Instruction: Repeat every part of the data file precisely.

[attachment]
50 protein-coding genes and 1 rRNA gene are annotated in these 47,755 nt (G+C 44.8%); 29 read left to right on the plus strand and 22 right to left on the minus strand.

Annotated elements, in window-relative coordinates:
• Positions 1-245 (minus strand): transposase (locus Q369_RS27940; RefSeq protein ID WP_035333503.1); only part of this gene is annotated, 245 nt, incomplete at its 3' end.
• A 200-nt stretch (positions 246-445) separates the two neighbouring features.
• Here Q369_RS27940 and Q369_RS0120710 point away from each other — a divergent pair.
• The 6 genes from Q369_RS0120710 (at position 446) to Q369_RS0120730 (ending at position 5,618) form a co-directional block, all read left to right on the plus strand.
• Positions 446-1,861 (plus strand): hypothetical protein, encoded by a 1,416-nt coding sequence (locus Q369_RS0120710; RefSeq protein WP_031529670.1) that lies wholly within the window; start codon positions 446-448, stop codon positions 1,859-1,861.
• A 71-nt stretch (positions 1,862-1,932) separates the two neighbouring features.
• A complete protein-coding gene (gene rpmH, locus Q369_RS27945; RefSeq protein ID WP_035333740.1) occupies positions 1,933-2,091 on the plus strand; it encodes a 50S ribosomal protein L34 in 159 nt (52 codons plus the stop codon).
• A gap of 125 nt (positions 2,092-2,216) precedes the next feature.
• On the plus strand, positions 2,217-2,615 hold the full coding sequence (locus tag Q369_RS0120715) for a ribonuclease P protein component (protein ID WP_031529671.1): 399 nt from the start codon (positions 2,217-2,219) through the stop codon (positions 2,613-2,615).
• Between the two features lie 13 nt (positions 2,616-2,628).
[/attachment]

50 protein-coding genes and 1 rRNA gene are annotated in these 47,755 nt (G+C 44.8%); 29 read left to right on the plus strand and 22 right to left on the minus strand.

Annotated elements, in window-relative coordinates:
• Positions 1-245 (minus strand): transposase (locus Q369_RS27940; RefSeq protein ID WP_035333503.1); only part of this gene is annotated, 245 nt, incomplete at its 3' end.
• A 200-nt stretch (positions 246-445) separates the two neighbouring features.
• Here Q369_RS27940 and Q369_RS0120710 point away from each other — a divergent pair.
• The 6 genes from Q369_RS0120710 (at position 446) to Q369_RS0120730 (ending at position 5,618) form a co-directional block, all read left to right on the plus strand.
• Positions 446-1,861 (plus strand): hypothetical protein, encoded by a 1,416-nt coding sequence (locus Q369_RS0120710; RefSeq protein WP_031529670.1) that lies wholly within the window; start codon positions 446-448, stop codon positions 1,859-1,861.
• A 71-nt stretch (positions 1,862-1,932) separates the two neighbouring features.
• A complete protein-coding gene (gene rpmH, locus Q369_RS27945; RefSeq protein ID WP_035333740.1) occupies positions 1,933-2,091 on the plus strand; it encodes a 50S ribosomal protein L34 in 159 nt (52 codons plus the stop codon).
• A gap of 125 nt (positions 2,092-2,216) precedes the next feature.
• On the plus strand, positions 2,217-2,615 hold the full coding sequence (locus tag Q369_RS0120715) for a ribonuclease P protein component (protein ID WP_031529671.1): 399 nt from the start codon (positions 2,217-2,219) through the stop codon (positions 2,613-2,615).
• Between the two features lie 13 nt (positions 2,616-2,628).